AVC: I loved Kelli’s totally on-point B.A.P.S Halloween costume in “ Lowkey Distant.”
NR: Yes! Shiona Turini, our costume designer, is next level.
AVC: It was spot-on, and a great cultural nod. How did that come about?
NR: We knew it was the Halloween episode where we would start them off in costume. Everyone was pitching ideas and we all came to the conclusion that whatever the costume was, it had to be instantly recognizable because we never want the audience to spend precious time trying to guess the costume and not pay attention to the story. So I was just like, “Well, Kelli could be B.A.P.S”. Everyone was just like, “YES.” And then it slowly dawned on me that I had to do that. I started backpedaling immediately. I was just like, “Oh, what about Tootie from The Facts Of Life? That’s instantly recognizable. And then [showrunner Prentice Penny] was just like, “Nope, you’re B.A.P.S. That’s it.” So I unfortunately sealed my own fate on that.
AVC: Does having to switch those writer and actor hats so often ever pose a challenge for you?
NR: It’s not a problem because when I’m in the room, I just wear the writer’s hat. I don’t necessarily go in with an agenda because it’s not Kelli’s show and I’m there to execute a very specific mission. I have to be very deliberate and recognize those moments when I have to downshift and trade off.
AVC: Is there’s something that you haven’t written yet that you would like to one day pursue, Insecure-related or otherwise?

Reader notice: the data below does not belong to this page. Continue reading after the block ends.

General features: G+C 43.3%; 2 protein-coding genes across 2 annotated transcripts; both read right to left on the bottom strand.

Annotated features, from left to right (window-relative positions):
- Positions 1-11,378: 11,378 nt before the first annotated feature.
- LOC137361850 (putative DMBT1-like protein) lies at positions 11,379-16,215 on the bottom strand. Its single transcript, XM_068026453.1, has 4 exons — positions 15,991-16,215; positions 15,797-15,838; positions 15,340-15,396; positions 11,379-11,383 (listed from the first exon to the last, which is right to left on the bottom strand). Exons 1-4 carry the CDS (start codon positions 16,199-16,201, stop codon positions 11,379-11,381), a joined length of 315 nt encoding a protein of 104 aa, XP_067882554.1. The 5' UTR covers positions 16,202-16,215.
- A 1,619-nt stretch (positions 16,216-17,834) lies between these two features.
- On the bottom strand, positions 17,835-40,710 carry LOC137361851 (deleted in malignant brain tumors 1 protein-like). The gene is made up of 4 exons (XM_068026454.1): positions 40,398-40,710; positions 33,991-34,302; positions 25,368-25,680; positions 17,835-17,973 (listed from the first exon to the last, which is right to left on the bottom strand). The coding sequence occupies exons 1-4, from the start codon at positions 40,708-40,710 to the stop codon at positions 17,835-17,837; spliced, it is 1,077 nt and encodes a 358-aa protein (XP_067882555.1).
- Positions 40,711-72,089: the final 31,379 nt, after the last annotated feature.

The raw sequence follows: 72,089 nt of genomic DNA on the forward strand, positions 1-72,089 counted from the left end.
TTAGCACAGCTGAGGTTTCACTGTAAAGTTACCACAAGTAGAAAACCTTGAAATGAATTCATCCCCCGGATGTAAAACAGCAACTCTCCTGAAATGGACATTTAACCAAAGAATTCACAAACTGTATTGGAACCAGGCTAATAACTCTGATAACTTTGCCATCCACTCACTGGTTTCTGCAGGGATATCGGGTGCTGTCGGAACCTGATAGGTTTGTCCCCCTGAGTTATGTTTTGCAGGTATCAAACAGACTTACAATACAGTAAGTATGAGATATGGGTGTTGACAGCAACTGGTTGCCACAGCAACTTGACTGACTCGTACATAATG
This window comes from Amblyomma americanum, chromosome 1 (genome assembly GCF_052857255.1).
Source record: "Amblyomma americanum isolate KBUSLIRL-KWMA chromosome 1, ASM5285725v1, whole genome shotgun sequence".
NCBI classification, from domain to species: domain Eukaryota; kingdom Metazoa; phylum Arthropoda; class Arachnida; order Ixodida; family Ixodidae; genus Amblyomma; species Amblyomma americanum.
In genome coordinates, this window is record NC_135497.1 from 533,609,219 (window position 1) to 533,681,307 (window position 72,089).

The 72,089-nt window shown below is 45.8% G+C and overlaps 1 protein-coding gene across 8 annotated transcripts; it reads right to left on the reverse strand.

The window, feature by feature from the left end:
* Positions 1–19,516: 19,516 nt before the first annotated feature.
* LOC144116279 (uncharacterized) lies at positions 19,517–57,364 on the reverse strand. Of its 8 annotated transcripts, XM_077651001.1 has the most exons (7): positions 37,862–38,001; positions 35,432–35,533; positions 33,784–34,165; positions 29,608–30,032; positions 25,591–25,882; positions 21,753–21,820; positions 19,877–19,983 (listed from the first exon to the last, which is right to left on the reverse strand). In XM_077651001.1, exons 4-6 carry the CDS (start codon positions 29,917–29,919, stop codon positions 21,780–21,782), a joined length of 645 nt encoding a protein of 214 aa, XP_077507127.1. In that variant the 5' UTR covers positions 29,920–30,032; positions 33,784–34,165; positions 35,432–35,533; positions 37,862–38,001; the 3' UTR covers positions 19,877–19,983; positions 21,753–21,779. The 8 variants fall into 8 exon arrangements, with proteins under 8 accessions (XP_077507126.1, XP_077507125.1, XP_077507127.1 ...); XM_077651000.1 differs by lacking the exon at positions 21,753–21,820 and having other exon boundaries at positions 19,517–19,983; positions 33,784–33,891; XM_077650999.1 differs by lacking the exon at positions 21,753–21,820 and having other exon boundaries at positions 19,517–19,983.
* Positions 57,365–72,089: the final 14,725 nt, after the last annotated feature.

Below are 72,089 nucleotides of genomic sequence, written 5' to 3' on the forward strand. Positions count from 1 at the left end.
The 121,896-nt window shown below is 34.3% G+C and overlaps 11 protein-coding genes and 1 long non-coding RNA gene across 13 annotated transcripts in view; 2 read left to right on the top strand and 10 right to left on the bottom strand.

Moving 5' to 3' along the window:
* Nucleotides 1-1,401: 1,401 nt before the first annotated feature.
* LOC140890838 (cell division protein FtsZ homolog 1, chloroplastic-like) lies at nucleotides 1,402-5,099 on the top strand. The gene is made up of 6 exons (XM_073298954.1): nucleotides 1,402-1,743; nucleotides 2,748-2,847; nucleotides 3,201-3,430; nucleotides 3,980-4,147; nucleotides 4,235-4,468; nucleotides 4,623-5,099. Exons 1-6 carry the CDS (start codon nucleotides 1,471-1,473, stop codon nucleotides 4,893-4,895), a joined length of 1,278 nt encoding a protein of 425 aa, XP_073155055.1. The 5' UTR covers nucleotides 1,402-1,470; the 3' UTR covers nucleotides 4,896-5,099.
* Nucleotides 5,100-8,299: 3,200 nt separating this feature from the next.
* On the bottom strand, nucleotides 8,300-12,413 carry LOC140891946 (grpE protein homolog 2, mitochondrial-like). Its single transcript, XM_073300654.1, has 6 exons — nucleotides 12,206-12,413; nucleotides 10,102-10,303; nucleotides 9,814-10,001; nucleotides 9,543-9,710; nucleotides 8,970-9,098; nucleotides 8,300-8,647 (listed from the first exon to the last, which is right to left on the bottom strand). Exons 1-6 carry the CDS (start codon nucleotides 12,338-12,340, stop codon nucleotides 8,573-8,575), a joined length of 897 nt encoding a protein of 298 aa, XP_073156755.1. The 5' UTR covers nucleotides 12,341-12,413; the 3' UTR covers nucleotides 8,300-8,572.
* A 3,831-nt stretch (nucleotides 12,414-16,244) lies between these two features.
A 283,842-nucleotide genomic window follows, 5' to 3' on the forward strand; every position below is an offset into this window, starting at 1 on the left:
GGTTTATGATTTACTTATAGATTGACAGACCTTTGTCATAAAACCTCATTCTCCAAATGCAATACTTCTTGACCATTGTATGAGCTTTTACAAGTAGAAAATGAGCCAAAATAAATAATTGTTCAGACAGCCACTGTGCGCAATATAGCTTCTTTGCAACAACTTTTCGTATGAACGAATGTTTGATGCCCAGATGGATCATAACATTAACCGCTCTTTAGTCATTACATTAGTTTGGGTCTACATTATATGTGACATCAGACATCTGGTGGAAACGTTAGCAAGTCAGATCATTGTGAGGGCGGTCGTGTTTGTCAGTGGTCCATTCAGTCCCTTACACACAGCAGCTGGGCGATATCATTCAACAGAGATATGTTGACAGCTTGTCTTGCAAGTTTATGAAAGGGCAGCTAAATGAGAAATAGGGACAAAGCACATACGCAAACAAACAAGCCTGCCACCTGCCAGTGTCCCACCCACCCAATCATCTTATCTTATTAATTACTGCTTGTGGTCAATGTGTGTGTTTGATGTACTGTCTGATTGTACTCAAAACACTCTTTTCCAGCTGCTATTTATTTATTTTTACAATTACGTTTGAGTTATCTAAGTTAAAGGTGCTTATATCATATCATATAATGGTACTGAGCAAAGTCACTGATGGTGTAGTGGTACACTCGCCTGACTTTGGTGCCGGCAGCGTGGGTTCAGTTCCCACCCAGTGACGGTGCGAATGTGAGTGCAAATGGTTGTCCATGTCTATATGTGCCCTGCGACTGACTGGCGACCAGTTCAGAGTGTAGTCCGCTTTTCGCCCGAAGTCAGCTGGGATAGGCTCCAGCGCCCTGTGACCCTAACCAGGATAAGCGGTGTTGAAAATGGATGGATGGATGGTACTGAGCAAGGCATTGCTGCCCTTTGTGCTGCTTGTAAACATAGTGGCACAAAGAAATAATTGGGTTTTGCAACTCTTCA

NR: I think I have a book in me. I don’t know when or where that will express itself, whether it’ll be fiction or nonfiction, but I think that I have a story inside of me that belongs in that specific medium. I’m working constantly, developing TV shows and working on film scripts and constantly trying to create for myself and for other people. I feel really lucky that I’m in this really sweet pocket of my career where I’m able to sit down and not execute someone else’s dream, but really sort of put on paper what it is that I want to create and actually have people who want to hear what that might be and maybe even make it someday. I want to do it all.
AVC: We noticed that your credit for Wonder Woman 1984 simply says “Actress.” Is there anything you can tell us about your involvement ?
NR: I feel like people want me to be wearing a superhero outfit, but this is not that. I feel like I need to set expectations. So while I can’t tell you what I’m going to be doing, I can definitely tell you that it is very regular. [Laughs] I have aspirations of being in a superhero movie. I think there needs to be a thick queen out there killing the bad guys for sport. But this is not that.